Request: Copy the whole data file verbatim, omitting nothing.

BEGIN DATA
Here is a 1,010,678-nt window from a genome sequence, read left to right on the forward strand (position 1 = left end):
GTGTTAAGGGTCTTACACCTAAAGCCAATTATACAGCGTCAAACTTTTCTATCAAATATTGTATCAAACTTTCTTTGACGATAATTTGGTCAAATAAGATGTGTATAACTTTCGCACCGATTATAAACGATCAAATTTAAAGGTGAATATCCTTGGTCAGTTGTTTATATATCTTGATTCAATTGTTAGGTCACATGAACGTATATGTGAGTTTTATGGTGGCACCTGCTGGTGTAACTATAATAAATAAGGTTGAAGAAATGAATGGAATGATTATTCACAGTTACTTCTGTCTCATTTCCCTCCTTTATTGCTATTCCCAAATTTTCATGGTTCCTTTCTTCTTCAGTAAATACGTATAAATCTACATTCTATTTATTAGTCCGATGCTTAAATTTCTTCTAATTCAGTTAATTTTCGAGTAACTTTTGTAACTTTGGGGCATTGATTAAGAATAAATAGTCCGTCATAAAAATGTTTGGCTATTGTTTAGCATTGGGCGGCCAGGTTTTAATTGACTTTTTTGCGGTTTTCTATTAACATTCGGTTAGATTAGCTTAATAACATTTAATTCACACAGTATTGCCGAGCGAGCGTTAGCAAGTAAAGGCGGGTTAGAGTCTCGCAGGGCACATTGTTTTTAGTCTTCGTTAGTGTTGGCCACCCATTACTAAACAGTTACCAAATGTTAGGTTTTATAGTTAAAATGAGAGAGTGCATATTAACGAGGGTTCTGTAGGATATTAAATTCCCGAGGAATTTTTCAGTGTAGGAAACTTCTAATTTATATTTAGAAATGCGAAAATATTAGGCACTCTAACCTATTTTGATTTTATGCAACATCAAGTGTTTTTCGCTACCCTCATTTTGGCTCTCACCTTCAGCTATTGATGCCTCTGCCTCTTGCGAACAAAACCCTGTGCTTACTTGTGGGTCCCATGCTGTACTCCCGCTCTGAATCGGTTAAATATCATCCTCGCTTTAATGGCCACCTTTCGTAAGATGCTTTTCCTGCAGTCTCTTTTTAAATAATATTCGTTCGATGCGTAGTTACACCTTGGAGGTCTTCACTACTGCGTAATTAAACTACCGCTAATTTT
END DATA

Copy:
Here is a 1,010,678-nt window from a genome sequence, read left to right on the forward strand (position 1 = left end):
GTGTTAAGGGTCTTACACCTAAAGCCAATTATACAGCGTCAAACTTTTCTATCAAATATTGTATCAAACTTTCTTTGACGATAATTTGGTCAAATAAGATGTGTATAACTTTCGCACCGATTATAAACGATCAAATTTAAAGGTGAATATCCTTGGTCAGTTGTTTATATATCTTGATTCAATTGTTAGGTCACATGAACGTATATGTGAGTTTTATGGTGGCACCTGCTGGTGTAACTATAATAAATAAGGTTGAAGAAATGAATGGAATGATTATTCACAGTTACTTCTGTCTCATTTCCCTCCTTTATTGCTATTCCCAAATTTTCATGGTTCCTTTCTTCTTCAGTAAATACGTATAAATCTACATTCTATTTATTAGTCCGATGCTTAAATTTCTTCTAATTCAGTTAATTTTCGAGTAACTTTTGTAACTTTGGGGCATTGATTAAGAATAAATAGTCCGTCATAAAAATGTTTGGCTATTGTTTAGCATTGGGCGGCCAGGTTTTAATTGACTTTTTTGCGGTTTTCTATTAACATTCGGTTAGATTAGCTTAATAACATTTAATTCACACAGTATTGCCGAGCGAGCGTTAGCAAGTAAAGGCGGGTTAGAGTCTCGCAGGGCACATTGTTTTTAGTCTTCGTTAGTGTTGGCCACCCATTACTAAACAGTTACCAAATGTTAGGTTTTATAGTTAAAATGAGAGAGTGCATATTAACGAGGGTTCTGTAGGATATTAAATTCCCGAGGAATTTTTCAGTGTAGGAAACTTCTAATTTATATTTAGAAATGCGAAAATATTAGGCACTCTAACCTATTTTGATTTTATGCAACATCAAGTGTTTTTCGCTACCCTCATTTTGGCTCTCACCTTCAGCTATTGATGCCTCTGCCTCTTGCGAACAAAACCCTGTGCTTACTTGTGGGTCCCATGCTGTACTCCCGCTCTGAATCGGTTAAATATCATCCTCGCTTTAATGGCCACCTTTCGTAAGATGCTTTTCCTGCAGTCTCTTTTTAAATAATATTCGTTCGATGCGTAGTTACACCTTGGAGGTCTTCACTACTGCGTAATTAAACTACCGCTAATTTT